Young companies and start-ups typically don't have the cash to rent an office, leading to the rise of co-work and virtual work spaces.
Where there's a start-up community, chances are high that real estate prices are close behind. In cities like Boulder, Coloardo, and San Francisco—cities that rank in the top 10 in U.S. regions with the highest ratio of tech start-ups—commercial rent prices can prove a financial obstacle to would-be small businesses.
To get around the prices, cash-strapped entrepreneurs are turning to virtual and co-work spaces to get their businesses off the ground.
“Headphones are the new cubicle,” Duncan Logan, founder of RocketSpace, said in The New York Times. Logan started his San Francisco-based office rental company in 2010, turning over a neglected office building into a shared work space. There, some 580 young companies work side-by-side at long tables, using the office for its centralized location within the city's tech hub and its high-speed Internet access (not to mention the free beer).
And it's not just the U.S. In Hong Kong, where start-ups are rapidly emerging and butting heads with real estate prices, an industry of "more than 10 companies operating from 30 locations containing hundreds of thousands of square feet of flexible, short term office space," has taken root, writes Joshua Steimle, owner of an online marketing firm based in Salt Lake City and a contributor to Forbes.
Started by local entrepreneur Jonathan Buford, the co-work/virtual space model in Hong Kong offers the bare essentials to entrepreneurs at a fraction of the cost of a traditional office space. “But that's just fine with entrepreneurs who only want to pay for what they need,” writes Steimle.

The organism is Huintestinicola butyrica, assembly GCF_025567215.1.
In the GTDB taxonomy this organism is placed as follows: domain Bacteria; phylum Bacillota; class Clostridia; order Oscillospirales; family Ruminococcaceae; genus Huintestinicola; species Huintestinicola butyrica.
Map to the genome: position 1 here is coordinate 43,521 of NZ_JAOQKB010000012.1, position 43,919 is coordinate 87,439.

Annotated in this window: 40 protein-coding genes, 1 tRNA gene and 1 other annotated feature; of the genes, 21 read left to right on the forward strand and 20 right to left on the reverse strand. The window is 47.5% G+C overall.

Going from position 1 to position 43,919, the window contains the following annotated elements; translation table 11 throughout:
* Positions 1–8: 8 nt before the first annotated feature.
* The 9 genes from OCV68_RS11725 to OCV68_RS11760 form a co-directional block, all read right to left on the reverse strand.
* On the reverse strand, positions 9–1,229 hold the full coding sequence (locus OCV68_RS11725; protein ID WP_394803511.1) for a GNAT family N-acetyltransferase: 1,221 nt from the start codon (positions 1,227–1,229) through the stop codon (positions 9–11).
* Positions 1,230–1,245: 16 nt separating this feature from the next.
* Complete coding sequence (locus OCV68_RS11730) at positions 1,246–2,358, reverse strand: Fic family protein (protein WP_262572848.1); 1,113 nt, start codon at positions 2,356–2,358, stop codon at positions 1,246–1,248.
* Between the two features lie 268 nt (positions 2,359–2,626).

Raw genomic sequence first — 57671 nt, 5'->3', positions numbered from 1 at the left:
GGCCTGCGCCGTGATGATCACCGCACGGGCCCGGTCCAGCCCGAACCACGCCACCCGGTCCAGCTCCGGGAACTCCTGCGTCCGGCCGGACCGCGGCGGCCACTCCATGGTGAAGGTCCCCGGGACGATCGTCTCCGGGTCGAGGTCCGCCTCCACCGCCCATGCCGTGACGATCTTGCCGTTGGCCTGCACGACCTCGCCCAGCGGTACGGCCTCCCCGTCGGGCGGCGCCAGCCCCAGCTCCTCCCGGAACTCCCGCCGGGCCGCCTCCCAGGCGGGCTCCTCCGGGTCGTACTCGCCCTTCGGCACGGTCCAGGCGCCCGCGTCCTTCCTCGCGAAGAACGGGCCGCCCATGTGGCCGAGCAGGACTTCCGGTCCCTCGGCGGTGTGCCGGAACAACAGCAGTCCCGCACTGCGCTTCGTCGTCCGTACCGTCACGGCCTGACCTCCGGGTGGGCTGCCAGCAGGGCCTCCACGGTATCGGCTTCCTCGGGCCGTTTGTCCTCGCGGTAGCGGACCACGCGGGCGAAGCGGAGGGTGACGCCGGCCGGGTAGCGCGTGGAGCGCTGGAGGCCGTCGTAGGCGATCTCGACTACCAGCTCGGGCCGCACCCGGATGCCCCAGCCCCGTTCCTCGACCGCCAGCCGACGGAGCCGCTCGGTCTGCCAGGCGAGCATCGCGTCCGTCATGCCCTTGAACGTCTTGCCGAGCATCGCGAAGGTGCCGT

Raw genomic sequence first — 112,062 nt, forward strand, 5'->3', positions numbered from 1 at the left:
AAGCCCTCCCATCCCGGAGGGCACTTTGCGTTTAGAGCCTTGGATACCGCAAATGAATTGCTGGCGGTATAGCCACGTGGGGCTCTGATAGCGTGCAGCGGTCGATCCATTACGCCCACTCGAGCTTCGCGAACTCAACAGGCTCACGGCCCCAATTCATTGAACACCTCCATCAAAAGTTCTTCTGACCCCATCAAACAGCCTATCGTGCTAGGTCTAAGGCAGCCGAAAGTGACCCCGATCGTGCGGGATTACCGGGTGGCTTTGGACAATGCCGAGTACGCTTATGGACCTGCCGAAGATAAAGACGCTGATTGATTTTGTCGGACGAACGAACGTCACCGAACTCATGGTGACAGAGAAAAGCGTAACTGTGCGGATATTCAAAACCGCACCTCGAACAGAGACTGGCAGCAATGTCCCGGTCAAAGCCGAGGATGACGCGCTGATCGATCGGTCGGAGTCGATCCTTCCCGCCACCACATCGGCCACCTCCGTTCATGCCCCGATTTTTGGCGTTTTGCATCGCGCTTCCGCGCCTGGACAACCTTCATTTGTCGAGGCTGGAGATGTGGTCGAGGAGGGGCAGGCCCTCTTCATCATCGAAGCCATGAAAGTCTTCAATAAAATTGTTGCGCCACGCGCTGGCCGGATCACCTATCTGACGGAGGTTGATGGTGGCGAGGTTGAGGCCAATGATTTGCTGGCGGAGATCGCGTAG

And when it's time for expansion, trends suggest that moving into a physical space may be a move against the grain. According to a study from Telework Research Network, 30 million Americans work from a home office at least once a week. In the next five years, that number is expected to increase another 65 percent. And people are reporting they're happier that way.
Moreover, working from home at least half the time “accounts for savings of more than $10,000 per employee per year... [and] employees save somewhere between $1,600 to $6,800 and 15 days of times once used driving to work or taking public transportation,” according to Forbes.
But what about collaboration? The kind of spontaneous, creative sessions that can prove crucial to a business's success? With teleworking technology growing more sophisticated (check out this list of online collaboration tools), physical collaboration has been ceding ground to the border-less online community.
Dawne Lane, who runs her small business, Virtual Business in a Box, from her stone cottage in Cornwall, England, is reliant on online collaboration and wouldn't have it any other way. Writes Lane for the Guardian: “My team of three other associates, all of whom also run their own home-based businesses, are geographically separated across Devon and Cornwall but we are able to work together through the use of super-fast broadband and the latest technology such as webinars, cloud-based storage, Skype and video calling. This is also means that we can work from almost anywhere and I have been known to be in touch with them and clients while on a beach in Egypt!”
Physical spaces are becoming less relevant in today's small business and collaborative economies. So long as small businesses have the right tools, their commitment to the idea they hope to build will weigh more heavily than the top-floor office suite they can secure. Or, as Rob Bellmar, senior vice president of conferencing and collaboration at InterCall, puts it: “To be a leader today, success starts with making 'I'm going to work' a state of being rather than a physical destination. Empower staff by giving them the tools they need to break down whatever barriers stand in their way. Then you will be prepared to take advantage of the collaboration economy.”
Photo via (cc) Flickr user Will Keightely